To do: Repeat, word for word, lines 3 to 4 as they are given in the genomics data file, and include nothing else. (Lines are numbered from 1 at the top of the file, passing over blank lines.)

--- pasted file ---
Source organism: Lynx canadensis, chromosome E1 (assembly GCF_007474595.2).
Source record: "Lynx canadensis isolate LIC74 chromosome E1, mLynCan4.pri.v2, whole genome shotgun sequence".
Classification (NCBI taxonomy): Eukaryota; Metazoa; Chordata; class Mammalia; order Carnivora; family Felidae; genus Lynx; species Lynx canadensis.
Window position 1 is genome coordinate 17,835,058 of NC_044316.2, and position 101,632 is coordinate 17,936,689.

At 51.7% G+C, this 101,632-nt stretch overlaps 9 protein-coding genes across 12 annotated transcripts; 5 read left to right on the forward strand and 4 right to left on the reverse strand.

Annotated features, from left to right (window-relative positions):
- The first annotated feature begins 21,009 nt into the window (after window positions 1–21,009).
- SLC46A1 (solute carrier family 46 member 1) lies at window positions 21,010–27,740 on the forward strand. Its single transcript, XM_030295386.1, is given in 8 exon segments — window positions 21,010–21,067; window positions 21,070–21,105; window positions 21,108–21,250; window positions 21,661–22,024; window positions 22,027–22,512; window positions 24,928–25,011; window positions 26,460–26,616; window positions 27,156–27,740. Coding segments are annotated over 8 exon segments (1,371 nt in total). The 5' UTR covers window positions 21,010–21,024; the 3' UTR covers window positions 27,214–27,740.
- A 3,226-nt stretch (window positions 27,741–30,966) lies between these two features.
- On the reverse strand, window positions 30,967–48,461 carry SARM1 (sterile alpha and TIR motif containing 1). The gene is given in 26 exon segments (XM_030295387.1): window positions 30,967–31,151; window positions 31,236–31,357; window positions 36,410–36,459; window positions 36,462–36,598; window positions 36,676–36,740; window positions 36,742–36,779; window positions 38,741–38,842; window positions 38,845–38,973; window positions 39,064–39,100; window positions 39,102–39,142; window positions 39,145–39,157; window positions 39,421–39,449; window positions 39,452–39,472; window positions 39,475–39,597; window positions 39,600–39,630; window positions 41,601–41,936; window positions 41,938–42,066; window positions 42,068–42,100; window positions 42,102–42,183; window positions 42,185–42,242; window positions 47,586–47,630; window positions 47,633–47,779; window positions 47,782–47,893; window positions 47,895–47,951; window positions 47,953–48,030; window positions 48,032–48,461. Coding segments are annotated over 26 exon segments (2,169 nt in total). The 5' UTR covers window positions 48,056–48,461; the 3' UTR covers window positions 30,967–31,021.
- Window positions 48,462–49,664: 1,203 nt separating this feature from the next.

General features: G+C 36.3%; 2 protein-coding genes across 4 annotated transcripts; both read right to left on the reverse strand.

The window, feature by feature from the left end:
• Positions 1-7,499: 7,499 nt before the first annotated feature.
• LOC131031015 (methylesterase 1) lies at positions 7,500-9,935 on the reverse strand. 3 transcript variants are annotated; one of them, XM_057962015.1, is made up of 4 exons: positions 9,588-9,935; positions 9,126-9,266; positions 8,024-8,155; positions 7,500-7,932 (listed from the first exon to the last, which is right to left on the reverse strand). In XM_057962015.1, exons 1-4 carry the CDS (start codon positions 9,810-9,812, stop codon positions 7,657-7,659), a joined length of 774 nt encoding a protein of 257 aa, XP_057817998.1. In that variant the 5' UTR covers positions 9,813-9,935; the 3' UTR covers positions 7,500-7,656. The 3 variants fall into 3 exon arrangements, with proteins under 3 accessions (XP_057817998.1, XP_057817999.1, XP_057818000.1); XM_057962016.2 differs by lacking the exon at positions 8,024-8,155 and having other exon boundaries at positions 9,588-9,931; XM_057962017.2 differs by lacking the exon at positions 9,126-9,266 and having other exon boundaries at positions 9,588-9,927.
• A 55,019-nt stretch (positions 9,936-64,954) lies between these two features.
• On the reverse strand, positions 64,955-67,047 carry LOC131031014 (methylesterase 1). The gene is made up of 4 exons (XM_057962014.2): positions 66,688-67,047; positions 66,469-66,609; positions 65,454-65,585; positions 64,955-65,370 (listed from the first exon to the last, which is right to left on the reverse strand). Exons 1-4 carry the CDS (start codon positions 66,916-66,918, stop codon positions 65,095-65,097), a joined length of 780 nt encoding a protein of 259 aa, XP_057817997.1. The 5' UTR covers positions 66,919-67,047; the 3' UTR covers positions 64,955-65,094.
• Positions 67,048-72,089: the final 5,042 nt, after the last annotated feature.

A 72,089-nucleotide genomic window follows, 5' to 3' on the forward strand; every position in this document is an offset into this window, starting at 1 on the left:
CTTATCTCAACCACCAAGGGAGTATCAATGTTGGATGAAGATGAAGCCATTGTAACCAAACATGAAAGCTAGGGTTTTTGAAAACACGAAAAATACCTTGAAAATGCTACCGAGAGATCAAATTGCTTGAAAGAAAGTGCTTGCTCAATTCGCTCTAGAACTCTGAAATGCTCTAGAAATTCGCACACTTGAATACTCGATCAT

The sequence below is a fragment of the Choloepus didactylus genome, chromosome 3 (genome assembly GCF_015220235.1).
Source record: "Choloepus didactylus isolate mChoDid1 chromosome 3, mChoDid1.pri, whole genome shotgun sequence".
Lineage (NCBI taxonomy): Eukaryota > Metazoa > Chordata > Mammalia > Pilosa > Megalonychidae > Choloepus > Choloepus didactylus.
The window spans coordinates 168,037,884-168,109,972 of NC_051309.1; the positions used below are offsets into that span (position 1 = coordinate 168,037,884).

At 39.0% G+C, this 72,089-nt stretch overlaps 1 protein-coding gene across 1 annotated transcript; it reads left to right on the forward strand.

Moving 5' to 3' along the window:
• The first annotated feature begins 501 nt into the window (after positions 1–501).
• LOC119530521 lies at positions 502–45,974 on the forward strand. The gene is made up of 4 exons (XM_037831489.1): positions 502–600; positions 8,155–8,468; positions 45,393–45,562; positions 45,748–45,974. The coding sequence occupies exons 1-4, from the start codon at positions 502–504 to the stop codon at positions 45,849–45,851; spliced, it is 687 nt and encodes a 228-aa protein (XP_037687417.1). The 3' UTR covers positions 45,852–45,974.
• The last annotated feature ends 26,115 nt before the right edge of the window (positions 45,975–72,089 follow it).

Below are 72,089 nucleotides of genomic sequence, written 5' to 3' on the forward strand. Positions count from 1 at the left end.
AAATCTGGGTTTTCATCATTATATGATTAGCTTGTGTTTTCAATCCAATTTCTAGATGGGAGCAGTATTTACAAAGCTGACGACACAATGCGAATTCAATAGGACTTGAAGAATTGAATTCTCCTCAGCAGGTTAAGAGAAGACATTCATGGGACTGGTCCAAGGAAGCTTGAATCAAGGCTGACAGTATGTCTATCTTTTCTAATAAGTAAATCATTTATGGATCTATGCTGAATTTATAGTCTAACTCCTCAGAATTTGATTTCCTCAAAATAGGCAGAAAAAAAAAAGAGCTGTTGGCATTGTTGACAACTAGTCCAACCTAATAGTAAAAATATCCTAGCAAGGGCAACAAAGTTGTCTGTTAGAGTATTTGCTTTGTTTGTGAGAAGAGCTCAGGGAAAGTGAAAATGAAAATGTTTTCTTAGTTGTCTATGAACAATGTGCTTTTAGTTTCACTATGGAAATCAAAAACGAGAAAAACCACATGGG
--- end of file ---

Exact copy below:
Classification (NCBI taxonomy): Eukaryota; Metazoa; Chordata; class Mammalia; order Carnivora; family Felidae; genus Lynx; species Lynx canadensis.
Window position 1 is genome coordinate 17,835,058 of NC_044316.2, and position 101,632 is coordinate 17,936,689.